The California Consumer Privacy Act (CCPA) is set to go into effect on January 1, 2020. It not only gives ownership and control of personal data back to the consumer but holds companies accountable for protecting that data.
What is the California Consumer Privacy Act?
The CCPA gives California residents four basic rights in relation to how companies collect and store their personal information:
- Transparency: the right to know what personal information a company is collecting about them, where that data came from (including 3rd parties), how it’s used, whether or not it’s being sold, and with whom that data is being shared. This will likely be disclosed via privacy policies (that will be updated at minimum once a year) and on-demand via consumer request.
- Opt-out: the right to refuse a company the ability to sell their personal data to third parties.
- Right to be forgotten: the right to have a company delete their personal information.
- No penalties for privacy: the right to receive equal service and pricing from a company, regardless of whether or not they exercise their privacy rights.
The CCPA requires that companies are able to identify what personal data they’re collecting from individuals, define why they’re collecting the data, and disclose how that data is used.
They’ll need to be able to delete or quarantine that information – and in a relatively short amount of time: companies will need to disclose any requested information within 45 days of the original request.
The CCPA underscores that security of consumer data is a priority, requiring companies to “safeguard California consumers’ personal information and holding them accountable if such information is compromised as a result of a security breach arising from the business’s failure to take reasonable steps to protect the security of consumers’ sensitive information.”1
How does the California Consumer Privacy Act define personal information?
The CCPA takes a broader definition of what constitutes personal information than many regulations–including the GDPR–which will likely have significant effects on business models from targeted advertising to data brokerage.
Broadly, it’s defined as information that can be used to identify a specific individual.
That includes not only personal identifiers like name, email address, postal address, IP address, license number, etc., but extends to biometric data, browsing history, geolocation, and more. The CCPA even includes any inferences drawn from any of the aforementioned data in the definition of personal information.
Who will be held accountable?
- For-profit companies that collect California residents’ personal information
- Companies that do business in the State of California,
- have annual gross revenues in excess of $25 million;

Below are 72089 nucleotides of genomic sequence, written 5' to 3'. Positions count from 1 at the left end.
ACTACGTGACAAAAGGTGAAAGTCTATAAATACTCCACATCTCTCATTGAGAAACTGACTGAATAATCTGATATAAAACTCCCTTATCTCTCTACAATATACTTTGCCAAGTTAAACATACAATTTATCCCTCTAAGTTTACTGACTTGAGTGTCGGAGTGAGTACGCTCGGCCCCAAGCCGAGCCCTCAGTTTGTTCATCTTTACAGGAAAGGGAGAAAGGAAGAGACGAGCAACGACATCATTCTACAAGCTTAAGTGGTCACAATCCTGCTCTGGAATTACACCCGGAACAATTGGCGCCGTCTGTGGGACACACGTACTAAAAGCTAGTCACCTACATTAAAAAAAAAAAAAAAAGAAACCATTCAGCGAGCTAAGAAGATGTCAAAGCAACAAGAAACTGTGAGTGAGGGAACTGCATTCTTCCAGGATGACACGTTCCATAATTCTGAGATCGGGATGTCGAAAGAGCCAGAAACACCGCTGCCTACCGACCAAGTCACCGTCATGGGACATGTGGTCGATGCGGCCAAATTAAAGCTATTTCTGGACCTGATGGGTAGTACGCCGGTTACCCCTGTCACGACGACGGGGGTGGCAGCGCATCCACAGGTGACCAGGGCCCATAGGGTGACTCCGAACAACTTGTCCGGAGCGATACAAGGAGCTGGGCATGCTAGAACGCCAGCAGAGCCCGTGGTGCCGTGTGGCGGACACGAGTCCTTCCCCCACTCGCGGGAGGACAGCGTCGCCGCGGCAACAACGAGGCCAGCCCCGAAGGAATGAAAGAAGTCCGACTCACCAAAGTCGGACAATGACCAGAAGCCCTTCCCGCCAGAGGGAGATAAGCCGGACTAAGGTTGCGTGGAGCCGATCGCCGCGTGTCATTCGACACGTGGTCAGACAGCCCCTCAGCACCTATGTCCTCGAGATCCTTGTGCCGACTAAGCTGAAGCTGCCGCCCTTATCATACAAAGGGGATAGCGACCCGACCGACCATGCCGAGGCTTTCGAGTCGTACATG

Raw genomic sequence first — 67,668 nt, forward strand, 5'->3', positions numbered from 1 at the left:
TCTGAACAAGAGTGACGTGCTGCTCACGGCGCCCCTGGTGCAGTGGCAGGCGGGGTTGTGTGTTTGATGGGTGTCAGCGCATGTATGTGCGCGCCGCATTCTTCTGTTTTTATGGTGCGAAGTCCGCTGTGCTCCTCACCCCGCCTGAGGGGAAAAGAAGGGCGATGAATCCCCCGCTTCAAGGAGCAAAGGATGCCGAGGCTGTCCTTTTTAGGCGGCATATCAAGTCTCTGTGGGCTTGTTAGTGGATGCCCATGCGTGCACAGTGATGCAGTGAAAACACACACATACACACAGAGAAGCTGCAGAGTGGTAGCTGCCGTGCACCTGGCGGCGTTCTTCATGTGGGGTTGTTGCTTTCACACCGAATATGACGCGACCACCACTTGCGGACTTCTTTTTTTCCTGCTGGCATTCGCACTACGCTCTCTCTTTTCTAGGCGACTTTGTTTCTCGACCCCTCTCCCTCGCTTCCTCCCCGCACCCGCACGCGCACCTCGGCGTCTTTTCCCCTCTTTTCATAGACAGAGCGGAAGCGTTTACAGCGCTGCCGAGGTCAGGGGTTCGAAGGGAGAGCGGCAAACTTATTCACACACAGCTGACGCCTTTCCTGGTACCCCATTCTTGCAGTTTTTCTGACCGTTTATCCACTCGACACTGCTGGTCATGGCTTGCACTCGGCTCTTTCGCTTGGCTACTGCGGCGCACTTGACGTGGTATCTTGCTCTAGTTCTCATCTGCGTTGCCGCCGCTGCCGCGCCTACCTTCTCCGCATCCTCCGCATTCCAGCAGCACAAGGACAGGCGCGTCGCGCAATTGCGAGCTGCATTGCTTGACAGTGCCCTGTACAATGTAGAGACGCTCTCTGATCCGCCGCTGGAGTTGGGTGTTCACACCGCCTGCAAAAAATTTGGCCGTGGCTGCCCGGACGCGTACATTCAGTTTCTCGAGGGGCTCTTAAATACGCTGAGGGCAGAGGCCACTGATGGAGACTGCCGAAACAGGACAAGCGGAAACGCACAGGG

- or receive or disclose the personal information of 50,000 or more California residents, households or devices on an annual basis;
- or derive 50 percent or more of their annual revenues from selling California residents’ personal information.
What are the penalties?
Companies that don’t comply may be liable for penalties enforced by the California attorney general: up to $2,500 per violation that isn’t addressed within a 30-day window, and/or up to $7,500 per intentional violation.
Additionally, consumers have a right of action (private claim or class action) if their personal information is compromised in a data breach, no proof of harm necessary.
How does Varonis help with the CCPA?
In order to comply with the CCPA, companies need to be able to identify and discover personal information, fulfill data subject access requests, and protect consumer data:
- Automatically discover and classify CCPA affected data
Varonis can automatically discover, identify, and classify CCPA eligible data on-premises and in the cloud, and gives context around that data – so that you can more easily locate personal information, create reports with advanced classification criteria, and remediate security vulnerabilities.
- Fulfill data subject access requests
Search for data related to a data subject to fulfill public access requests: Varonis helps you locate relevant files, pinpoint exactly who has access, and enforce policies to move, quarantine, or delete personal information.
- Protect consumer data
Varonis protects data first, not last: combining data classification and access governance with UEBA and security analytics. With Varonis, companies can not only identify and monitor consumer data, but track who’s accessing it, spot unusual activity, and report on suspicious behavior on regulated and sensitive data.
- Build a CCPA security policy to meet compliance
Varonis helps companies build and enforce a data-centric security policy to help meet compliance, protect sensitive data, and prepare for the CCPA.
Varonis helps companies meet CCPA compliance requirements and build a unified data security strategy to protect consumer data.
Are you ready for the CCPA? Get a 1:1 demo and see how Varonis can help you discover, manage, and protect your CCPA data.